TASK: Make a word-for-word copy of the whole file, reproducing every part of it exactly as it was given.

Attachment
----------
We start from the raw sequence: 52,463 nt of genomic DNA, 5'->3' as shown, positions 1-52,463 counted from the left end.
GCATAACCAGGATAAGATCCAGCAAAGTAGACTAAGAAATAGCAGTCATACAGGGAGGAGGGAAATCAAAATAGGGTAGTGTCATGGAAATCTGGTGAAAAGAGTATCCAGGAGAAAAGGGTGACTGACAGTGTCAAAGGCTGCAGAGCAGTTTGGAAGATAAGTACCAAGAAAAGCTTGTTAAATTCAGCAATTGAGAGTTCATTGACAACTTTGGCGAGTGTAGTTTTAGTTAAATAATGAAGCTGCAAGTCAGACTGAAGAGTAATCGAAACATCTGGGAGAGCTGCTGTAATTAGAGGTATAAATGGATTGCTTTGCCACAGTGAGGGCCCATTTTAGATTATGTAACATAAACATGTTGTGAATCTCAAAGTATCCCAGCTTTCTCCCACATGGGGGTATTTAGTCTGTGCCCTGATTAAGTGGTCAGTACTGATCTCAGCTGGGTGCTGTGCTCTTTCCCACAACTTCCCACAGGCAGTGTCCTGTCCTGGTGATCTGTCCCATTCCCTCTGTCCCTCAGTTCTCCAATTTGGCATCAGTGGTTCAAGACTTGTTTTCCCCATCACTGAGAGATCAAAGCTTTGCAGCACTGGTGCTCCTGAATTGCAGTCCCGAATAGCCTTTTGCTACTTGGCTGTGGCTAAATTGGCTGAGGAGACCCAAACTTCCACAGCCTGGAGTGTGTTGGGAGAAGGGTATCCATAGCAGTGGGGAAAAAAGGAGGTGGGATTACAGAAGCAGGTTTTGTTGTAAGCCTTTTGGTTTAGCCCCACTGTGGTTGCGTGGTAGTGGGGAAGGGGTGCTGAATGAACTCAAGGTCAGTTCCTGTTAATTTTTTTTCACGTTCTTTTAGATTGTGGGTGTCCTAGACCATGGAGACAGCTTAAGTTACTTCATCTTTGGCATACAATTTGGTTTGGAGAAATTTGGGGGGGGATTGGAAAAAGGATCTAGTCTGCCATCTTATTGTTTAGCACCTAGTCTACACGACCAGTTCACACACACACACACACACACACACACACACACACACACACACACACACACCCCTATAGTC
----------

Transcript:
We start from the raw sequence: 52,463 nt of genomic DNA, 5'->3' as shown, positions 1-52,463 counted from the left end.
GCATAACCAGGATAAGATCCAGCAAAGTAGACTAAGAAATAGCAGTCATACAGGGAGGAGGGAAATCAAAATAGGGTAGTGTCATGGAAATCTGGTGAAAAGAGTATCCAGGAGAAAAGGGTGACTGACAGTGTCAAAGGCTGCAGAGCAGTTTGGAAGATAAGTACCAAGAAAAGCTTGTTAAATTCAGCAATTGAGAGTTCATTGACAACTTTGGCGAGTGTAGTTTTAGTTAAATAATGAAGCTGCAAGTCAGACTGAAGAGTAATCGAAACATCTGGGAGAGCTGCTGTAATTAGAGGTATAAATGGATTGCTTTGCCACAGTGAGGGCCCATTTTAGATTATGTAACATAAACATGTTGTGAATCTCAAAGTATCCCAGCTTTCTCCCACATGGGGGTATTTAGTCTGTGCCCTGATTAAGTGGTCAGTACTGATCTCAGCTGGGTGCTGTGCTCTTTCCCACAACTTCCCACAGGCAGTGTCCTGTCCTGGTGATCTGTCCCATTCCCTCTGTCCCTCAGTTCTCCAATTTGGCATCAGTGGTTCAAGACTTGTTTTCCCCATCACTGAGAGATCAAAGCTTTGCAGCACTGGTGCTCCTGAATTGCAGTCCCGAATAGCCTTTTGCTACTTGGCTGTGGCTAAATTGGCTGAGGAGACCCAAACTTCCACAGCCTGGAGTGTGTTGGGAGAAGGGTATCCATAGCAGTGGGGAAAAAAGGAGGTGGGATTACAGAAGCAGGTTTTGTTGTAAGCCTTTTGGTTTAGCCCCACTGTGGTTGCGTGGTAGTGGGGAAGGGGTGCTGAATGAACTCAAGGTCAGTTCCTGTTAATTTTTTTTCACGTTCTTTTAGATTGTGGGTGTCCTAGACCATGGAGACAGCTTAAGTTACTTCATCTTTGGCATACAATTTGGTTTGGAGAAATTTGGGGGGGGATTGGAAAAAGGATCTAGTCTGCCATCTTATTGTTTAGCACCTAGTCTACACGACCAGTTCACACACACACACACACACACACACACACACACACACACACACACACACACCCCTATAGTC